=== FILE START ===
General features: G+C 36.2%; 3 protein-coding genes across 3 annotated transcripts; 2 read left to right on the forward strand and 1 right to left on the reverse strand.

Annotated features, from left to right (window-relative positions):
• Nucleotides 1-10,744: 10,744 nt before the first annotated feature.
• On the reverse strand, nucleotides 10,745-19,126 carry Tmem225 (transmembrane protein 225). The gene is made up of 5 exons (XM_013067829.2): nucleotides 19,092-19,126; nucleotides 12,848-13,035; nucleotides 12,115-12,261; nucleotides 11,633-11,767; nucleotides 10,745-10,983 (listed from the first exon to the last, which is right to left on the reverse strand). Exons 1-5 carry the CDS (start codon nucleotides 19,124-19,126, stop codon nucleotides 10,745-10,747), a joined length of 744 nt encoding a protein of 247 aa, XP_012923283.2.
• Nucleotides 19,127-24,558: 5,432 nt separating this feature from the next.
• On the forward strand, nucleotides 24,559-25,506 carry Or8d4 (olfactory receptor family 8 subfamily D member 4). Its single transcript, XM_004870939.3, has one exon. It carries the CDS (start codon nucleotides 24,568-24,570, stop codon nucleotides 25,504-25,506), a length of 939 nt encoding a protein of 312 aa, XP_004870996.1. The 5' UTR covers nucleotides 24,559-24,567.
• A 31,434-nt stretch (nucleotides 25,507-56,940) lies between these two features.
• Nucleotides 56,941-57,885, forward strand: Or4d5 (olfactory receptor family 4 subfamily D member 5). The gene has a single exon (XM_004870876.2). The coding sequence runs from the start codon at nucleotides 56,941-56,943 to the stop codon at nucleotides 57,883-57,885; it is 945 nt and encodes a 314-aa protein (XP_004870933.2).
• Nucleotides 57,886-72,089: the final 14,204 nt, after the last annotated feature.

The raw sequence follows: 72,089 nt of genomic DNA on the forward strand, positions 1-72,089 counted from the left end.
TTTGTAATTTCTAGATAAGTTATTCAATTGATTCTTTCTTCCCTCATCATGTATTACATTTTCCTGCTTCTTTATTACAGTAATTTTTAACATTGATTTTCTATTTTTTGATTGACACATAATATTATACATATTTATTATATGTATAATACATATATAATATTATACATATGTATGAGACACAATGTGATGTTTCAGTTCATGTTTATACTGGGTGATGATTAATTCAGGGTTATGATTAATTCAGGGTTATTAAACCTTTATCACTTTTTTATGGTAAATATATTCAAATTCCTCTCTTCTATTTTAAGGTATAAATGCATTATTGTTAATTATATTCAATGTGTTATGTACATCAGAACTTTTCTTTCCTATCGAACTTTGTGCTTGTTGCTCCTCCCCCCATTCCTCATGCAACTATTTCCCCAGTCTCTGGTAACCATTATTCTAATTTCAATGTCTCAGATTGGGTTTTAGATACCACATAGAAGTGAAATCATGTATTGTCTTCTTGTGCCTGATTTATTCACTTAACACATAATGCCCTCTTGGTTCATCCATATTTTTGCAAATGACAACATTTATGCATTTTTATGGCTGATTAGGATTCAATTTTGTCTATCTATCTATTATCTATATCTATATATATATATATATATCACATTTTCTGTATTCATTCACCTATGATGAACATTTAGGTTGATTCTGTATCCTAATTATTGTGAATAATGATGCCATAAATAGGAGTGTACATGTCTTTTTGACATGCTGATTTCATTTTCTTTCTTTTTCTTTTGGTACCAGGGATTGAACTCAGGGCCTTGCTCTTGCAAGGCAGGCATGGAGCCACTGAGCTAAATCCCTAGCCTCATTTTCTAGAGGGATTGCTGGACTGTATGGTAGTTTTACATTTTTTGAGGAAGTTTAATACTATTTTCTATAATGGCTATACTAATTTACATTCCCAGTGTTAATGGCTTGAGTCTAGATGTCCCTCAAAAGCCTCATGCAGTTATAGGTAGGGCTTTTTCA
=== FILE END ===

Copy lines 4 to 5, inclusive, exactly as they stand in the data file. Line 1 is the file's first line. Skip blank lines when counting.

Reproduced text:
• On the reverse strand, nucleotides 10,745-19,126 carry Tmem225 (transmembrane protein 225). The gene is made up of 5 exons (XM_013067829.2): nucleotides 19,092-19,126; nucleotides 12,848-13,035; nucleotides 12,115-12,261; nucleotides 11,633-11,767; nucleotides 10,745-10,983 (listed from the first exon to the last, which is right to left on the reverse strand). Exons 1-5 carry the CDS (start codon nucleotides 19,124-19,126, stop codon nucleotides 10,745-10,747), a joined length of 744 nt encoding a protein of 247 aa, XP_012923283.2.
• Nucleotides 19,127-24,558: 5,432 nt separating this feature from the next.